What a week! There has been an enormous amount of press coverage, both domestically and internationally, about the implications of Barack Obama as the next President of the United States. I do not think they can be overstated. This election is a testament to the ideals of this country and the power of empassioned masses. While I am a registered Independent, and prefer to keep my politics out of my regular dialogues, the avid traveler in me cannot help but feel great about the universal refrain of support and acknowledgement from every corner of the globe. I am quite hopeful in a period that only offers bleak challenges.
Amongst many of President Obama’s policies, one that particularly resonated was the call to upgrade and improve our infrastructure. Obama’s use of technology has been well documented, from his campaigns online to his engagement with Facebook audiences to his mass SMS message to campaign volunteers acknowledging their work before delivering his acceptance speech. I believe this country has not come close to generating the efficiencies possible by leveraging the latest information technology. Nowhere was this more evident than at the voting booth where I cast my vote.
On an electrifying Tuesday morning, rather than casting my absentee vote, I walked over to the Prince Georges Hotel on 28th Street in Manhattan to cast my vote in person. The line rounded the corner, but this was my day to participate in all this country offers. I waited patiently for an hour before getting inside. When I entered the hotel, I felt like I had been thrown back centuries. I was greeted by a woman who had a crumpled up piece of paper with handwritten numbers, which would identify which machine I would stand in line to vote from. These numbers were misaligned and looked like chicken scratch. She directed me to the line for “12”.
The line for “12” overlapped with the lines for “28”, “51”, “13”, and others. They wound and zigzagged around each other in a swirling mess. Once I got to the front, I was greeted by a woman who checked my ID and pointed me towards a booth. The booth itself was enormous. Twice the size of those usual “Polaroid” photo booths that you would take pictures in as a kid at an amusement park. Inside this big, old grey piece of metal were columns for the candidates. Next to the names were manual black knobs. At the bottom of this machine was a massive (3 foot long) rusted red lever. I had no idea what I was supposed to do, and still uncertain after reading the three point instruction at the top. Turns out you have to take this massive lever and push it all the way to the right. Then you had to turn each manual knob counter clockwise for the candidates you wanted. And when you were done, you pulled the lever all the way to the left again. After that, you stood there and hoped something happened. There was no feedback, no click, no guidance. I walked out scratching my head, until another woman came over, pulled some other lever in the back to reset the machine for the next person. It somehow implicitly validated I did something. Nothing about the registration of my vote was tied in the machine to who I was (ie, did I vote?). Maybe some manual reconciliation happens afterwards. And I couldn’t tell how this machine could possibly do anything but offer very high level total calculations via an internal abacus. All in all, this machine could have easily been built in the era of the Guttenberg press back in the 1400s.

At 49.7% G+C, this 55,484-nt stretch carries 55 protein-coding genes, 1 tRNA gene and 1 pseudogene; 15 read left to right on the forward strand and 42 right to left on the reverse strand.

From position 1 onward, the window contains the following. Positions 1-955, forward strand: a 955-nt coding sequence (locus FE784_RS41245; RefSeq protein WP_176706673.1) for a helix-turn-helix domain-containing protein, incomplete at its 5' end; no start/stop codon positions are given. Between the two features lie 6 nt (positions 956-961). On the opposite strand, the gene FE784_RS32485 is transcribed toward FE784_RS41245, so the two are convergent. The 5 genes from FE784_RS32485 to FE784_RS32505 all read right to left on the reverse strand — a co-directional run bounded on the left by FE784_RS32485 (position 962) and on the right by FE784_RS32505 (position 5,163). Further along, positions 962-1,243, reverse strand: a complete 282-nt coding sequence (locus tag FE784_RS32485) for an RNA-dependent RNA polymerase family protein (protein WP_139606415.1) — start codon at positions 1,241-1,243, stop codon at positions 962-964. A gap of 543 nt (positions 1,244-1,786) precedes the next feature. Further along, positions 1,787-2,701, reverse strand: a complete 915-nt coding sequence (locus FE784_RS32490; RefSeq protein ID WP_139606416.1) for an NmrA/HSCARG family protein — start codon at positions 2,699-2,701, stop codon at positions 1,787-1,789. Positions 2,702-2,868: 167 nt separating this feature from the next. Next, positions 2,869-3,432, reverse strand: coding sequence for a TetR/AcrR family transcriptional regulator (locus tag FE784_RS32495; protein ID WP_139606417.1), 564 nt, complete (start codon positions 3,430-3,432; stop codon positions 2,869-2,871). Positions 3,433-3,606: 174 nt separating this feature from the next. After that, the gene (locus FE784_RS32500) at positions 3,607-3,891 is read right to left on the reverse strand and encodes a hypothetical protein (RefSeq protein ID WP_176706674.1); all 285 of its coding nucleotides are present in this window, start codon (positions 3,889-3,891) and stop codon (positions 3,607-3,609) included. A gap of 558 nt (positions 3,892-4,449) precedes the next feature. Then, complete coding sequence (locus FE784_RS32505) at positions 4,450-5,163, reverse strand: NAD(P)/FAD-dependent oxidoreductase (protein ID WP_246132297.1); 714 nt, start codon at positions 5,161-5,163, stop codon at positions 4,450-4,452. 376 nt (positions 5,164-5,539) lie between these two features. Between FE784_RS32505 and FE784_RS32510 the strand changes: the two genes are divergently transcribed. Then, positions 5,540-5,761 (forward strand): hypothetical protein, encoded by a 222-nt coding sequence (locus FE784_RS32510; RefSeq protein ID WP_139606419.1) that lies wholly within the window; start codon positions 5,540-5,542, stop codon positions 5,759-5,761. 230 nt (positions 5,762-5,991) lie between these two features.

My tiny experience at the voting booth could have gone radically different, and generated massive savings all around. The first issue that struck me was the opportunity for human error. From the first woman and her hand written notes, to the swirling chaotic lines, to the archaic machine, each of these had material >5% chance of errors, especially in light of the volumes of people. Compounded, it could lead to material errors in votes – the fundamental priviledge of our citizenhood! Second, there is a huge manual effort that could be entirely eliminated by using a modern booth as available in select other states. No counting votes, or manually inputting data into computers, it would happen instantaneously. This could lead to substantive savings if implemented in a standardized manner on a national basis. Third, while safeguarding the privacy and sanctity of the actual vote, is the opportunity to take the information from these machines to understand and improve our democratic process.
Technology cannot cure all ails. It is not magic. But if used effectively it can transform how we leverage and process information. This little example is one of an infinite number of inefficiencies that exist within our government. Even the smallest of focus on these can lead to substantive productivity and cost improvements that can go towards any number of the major issues facing the country. I am hopeful our new President elect will push the drive to modernizing our state.